Razer's Project Fiona gets hardware target

Razer's Project Fiona gets hardware target

Facebook voters have told Razer to stick high-end Intel CPUs and mid-range discrete graphics into the Project Fiona tablet, and to hell with portability.

Razer's Project Fiona gaming tablet - originally unveiled back in January as a design prototype and then given the green light for production thanks to Facebook demand - now has a target set of specifications.

While Razer had settled on the rough design of the tablet, which packs a 10.1in display into a strange bondage outfit that clips it to a pair of analogue controller sticks with buttons and triggers, it had made no firm decision on the hardware that would be contained therein. Following the overwhelming interest from its Facebook fans as to the creation of the Razer, the company turned to its audience to firm up the internals - and the message is clear: the Razer needs to be the most powerful tablet around if it is to succeed.

Given a choice of various options, from low-end battery-friendly parts to top-of-the-range hardware, voters settled on putting an Intel Core i5 or - better yet - Core i7 processor into the device along with mid-range discrete graphics hardware. As a result, the Fiona tablet should rival mid-priced gaming laptops for performance.

There are trade-offs to be made here, of course: by voting for the high-performance hardware option, fans have told Razer that the weight and size of the device are less important. As a result, the Fiona will be significantly less portable than originally anticipated with the vote settling on allowing it to be around twice the thickness and weight of Apple's iPad in order to make room for the hardware and a battery that might last for more than ten minutes at a time.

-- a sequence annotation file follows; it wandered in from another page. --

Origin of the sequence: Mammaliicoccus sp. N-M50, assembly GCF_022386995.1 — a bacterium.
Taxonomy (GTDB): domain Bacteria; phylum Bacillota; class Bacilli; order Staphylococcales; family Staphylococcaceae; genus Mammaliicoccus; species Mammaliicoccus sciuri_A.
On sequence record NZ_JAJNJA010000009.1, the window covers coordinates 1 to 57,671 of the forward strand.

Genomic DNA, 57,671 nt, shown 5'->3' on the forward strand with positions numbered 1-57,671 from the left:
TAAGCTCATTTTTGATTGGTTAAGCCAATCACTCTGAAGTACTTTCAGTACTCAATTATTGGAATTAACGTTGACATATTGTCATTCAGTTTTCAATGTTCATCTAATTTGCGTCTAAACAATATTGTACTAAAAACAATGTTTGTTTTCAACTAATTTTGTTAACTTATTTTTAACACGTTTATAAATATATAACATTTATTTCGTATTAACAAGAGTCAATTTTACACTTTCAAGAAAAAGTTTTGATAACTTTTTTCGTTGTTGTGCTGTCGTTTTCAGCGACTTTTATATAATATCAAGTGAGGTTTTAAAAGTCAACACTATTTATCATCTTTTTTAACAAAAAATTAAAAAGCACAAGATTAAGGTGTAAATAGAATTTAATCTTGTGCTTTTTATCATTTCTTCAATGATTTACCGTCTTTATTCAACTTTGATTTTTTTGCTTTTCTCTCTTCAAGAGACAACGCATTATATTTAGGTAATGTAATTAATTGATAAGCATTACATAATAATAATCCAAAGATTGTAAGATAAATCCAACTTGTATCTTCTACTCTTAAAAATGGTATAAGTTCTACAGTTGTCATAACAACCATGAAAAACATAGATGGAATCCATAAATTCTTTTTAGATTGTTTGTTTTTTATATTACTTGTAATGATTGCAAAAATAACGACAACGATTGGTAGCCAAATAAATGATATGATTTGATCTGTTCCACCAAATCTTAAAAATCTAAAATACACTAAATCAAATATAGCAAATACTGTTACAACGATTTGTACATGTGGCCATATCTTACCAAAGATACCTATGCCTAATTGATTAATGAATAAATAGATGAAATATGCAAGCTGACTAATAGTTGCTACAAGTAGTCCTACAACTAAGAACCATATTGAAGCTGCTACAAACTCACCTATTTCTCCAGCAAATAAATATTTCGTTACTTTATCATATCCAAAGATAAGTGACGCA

The controller pads must be detachable for when you're using the tablet as a tablet, the voters stated - although there's no word that Razer will make them compatible with other 10.1in tablet devices - and pricing should be set somewhere at around $1,300 to $1,500 (around £806 to £930 excluding taxes) - higher than the original target price of $1,000 set at the start of the project.

With the hardware target set, a price point in mind and the first prototype devices already passing through the US Federal Communications Commission (FCC) certification process, all that remains is for Razer to set a launch date - and for the armchair hardware designers to translate their Facebook Likes into firm orders.


Discuss in the forums Reply
Guinevere 12th December 2012, 10:29 Quote
So it'll be expensive, heavy, with a 2.5hr (Max!) battery life, and play PC games like using the worlds heaviest console controller?

It'll probably be a lovely toy but PC hardware heat and power requirements is going to mean it'll be too big, drain too much juice from the cells and cost a LOT.

But I assume Razor know this so hopefully they'll have sourced a production run that will allow them to make money on small volume sales. It'll be a shame to see the product tank because Razor are relying on them selling them by the truckload.
Griffter 12th December 2012, 10:42 Quote
they going to see the butts! its easy to make a dream machine from users voting and another for them to support the damn thing! they were all yes yes yes makes this , put that in. but now the price make make them go.. umm thats sooo cool, too bad i cant afford it.

i would say most that voted have rigs already and would rather buy a new GPU than that.
blacko 12th December 2012, 11:10 Quote
its a nice idea but very far fetched. It could do with some sort of wireless charging system...

Based on the expected prices it could run on something like this
i7 3630qm
8gb of ram
120gb mSATA
and something like a GTX660M - 675M or AMD equivalent.
Windows 8 (non RT)
Ta10n 12th December 2012, 12:47 Quote
Originally Posted by blacko
its a nice idea but very far fetched. It could do with some sort of wireless charging system...

Based on the expected prices it could run on something like this
i7 3630qm
8gb of ram
120gb mSATA
and something like a GTX660M - 675M or AMD equivalent.
Windows 8 (non RT)

Hopefully it's something more pedestrian than that. I've got a similar setup (i7 2720qm, 16gb ram, 120gb ssd, GT555M) and I'd be lucky to get 45 minutes of gaming on a 9-cell battery. For a tablet device that's pretty much unacceptable, especially when you consider that you'll probably get a 4-cell at most.